boy ≠ ボーイ


Apologies for the lack of posts. They should hopefully resume at a more regular pace shortly now that I’ve 1) finished my graduate studies, 2) found a job (one that will keep me in contact with the Japanese language!), 3) moved to the city where I do that job, and 4) almost moved into an apartment in that city. Until Wednesday, I am living with my brother who, conveniently, also lives in that city.

[I’m not really trying to keep secrets. I moved to Chicago, the Windy City, which feels more poetic in Japanese: 風の街 (The City of Wind).]

I’m still working my way through Tazaki Tsukuru, and as I was reading today, I noticed an awesome 外来語 inequality. (MILD SPOILER ALERT: The example details one minor plot point from the new Murakami book.) Tazaki Tsukuru has arrived in Finland to track down a high school friend, and when he gets to his hotel, this happens:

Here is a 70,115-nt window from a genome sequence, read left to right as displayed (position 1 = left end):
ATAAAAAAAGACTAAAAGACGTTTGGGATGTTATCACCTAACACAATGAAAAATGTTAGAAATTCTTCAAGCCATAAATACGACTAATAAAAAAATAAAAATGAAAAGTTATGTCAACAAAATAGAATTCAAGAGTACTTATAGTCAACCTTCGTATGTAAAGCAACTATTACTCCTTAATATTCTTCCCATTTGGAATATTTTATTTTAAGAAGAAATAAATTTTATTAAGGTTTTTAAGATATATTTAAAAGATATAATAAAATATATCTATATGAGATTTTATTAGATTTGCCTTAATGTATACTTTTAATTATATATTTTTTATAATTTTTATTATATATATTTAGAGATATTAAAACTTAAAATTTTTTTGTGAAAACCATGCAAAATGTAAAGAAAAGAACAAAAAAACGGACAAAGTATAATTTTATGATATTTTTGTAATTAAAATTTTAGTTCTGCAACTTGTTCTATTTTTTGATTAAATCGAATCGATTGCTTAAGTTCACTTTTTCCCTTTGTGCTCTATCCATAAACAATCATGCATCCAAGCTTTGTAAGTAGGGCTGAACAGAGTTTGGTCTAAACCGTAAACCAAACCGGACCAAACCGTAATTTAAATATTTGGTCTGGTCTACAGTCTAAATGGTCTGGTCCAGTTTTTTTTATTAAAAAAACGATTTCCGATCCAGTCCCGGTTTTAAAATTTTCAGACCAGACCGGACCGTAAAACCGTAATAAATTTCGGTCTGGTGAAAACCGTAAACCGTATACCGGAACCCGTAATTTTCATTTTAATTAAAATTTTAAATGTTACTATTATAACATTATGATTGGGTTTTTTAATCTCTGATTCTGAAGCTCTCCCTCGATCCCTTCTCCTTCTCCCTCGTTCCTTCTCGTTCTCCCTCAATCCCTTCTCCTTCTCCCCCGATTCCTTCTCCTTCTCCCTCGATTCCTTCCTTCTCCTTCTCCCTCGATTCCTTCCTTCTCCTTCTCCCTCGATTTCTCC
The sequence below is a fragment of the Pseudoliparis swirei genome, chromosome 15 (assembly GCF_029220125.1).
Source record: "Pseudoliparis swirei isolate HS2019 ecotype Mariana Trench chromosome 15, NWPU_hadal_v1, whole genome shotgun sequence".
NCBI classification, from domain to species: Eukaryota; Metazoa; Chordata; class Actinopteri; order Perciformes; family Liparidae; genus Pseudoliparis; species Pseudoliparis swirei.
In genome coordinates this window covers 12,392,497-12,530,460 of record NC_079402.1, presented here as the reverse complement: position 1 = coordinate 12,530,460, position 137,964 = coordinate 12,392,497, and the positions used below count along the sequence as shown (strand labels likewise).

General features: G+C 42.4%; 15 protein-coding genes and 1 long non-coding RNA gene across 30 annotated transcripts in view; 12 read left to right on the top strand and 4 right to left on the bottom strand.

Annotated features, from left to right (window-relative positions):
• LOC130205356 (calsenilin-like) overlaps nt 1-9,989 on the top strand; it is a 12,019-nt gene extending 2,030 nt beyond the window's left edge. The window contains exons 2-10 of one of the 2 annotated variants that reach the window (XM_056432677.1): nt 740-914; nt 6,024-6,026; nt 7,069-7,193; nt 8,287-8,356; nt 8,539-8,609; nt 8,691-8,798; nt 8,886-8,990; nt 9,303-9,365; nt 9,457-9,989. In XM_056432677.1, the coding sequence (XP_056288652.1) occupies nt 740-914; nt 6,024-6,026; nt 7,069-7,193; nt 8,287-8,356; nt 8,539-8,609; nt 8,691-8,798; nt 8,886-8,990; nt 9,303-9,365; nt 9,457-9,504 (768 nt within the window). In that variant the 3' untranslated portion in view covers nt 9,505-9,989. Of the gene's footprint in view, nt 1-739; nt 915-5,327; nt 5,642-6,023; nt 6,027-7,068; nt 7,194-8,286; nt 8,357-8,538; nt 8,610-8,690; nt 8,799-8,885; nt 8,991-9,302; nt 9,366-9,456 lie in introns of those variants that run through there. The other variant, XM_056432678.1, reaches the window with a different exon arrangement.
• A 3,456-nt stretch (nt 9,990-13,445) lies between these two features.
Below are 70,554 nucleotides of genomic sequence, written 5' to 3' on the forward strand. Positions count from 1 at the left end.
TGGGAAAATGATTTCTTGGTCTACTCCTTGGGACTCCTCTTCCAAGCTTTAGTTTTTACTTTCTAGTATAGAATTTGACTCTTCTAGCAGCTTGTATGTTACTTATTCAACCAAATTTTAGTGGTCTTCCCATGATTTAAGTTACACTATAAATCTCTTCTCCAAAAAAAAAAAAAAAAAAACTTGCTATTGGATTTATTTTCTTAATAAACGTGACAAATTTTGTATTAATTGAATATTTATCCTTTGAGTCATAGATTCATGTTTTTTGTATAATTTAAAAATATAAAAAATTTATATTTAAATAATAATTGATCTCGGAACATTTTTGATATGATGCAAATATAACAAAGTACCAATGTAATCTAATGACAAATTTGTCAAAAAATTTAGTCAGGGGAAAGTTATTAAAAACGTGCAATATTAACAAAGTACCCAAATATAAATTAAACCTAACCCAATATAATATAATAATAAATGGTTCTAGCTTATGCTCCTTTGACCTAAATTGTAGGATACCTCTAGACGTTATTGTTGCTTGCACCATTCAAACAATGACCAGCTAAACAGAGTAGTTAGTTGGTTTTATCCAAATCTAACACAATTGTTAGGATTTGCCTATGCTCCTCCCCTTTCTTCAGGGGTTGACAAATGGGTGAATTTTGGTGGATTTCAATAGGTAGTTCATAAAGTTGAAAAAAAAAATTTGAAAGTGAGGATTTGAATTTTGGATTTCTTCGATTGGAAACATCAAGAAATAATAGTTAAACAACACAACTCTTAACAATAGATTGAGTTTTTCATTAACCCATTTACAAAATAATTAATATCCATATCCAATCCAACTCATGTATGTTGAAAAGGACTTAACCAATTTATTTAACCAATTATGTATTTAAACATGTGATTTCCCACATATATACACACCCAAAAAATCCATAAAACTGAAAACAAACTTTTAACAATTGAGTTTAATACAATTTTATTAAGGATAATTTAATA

As you can see from the katakana, there are a number of foreign words, but “handsome,” “classic,” and “elevator” all match up pretty smoothly with their English equivalents. ボーイ on the other hand, varies a little more. This translation, for example, is a little off:

A handsome, blonde boy guided him into a shaky, caged elevator and up to his room on the fourth floor.

This makes much more sense, no?

A handsome, blonde bellboy guided him into a shaky, caged elevator and up to his room on the fourth floor.

Forget the fact that I’ve smoothed out the listed clauses and the fact that Tsukuru is the subject of every verb in the Japanese, and focus on how much more natural “bellboy” is in that sentence.

This word doesn’t really pass the Google Images test (at least not for ボーイ), but if you add ホテル, it becomes clear that ボーイ = bellboy in many if not most cases, in practical usage.

I love the long vowel here, although I admit that it’s mostly because it makes me think of Flava Flav: YEAHHHHHHH BOYYYYYYYYYYY!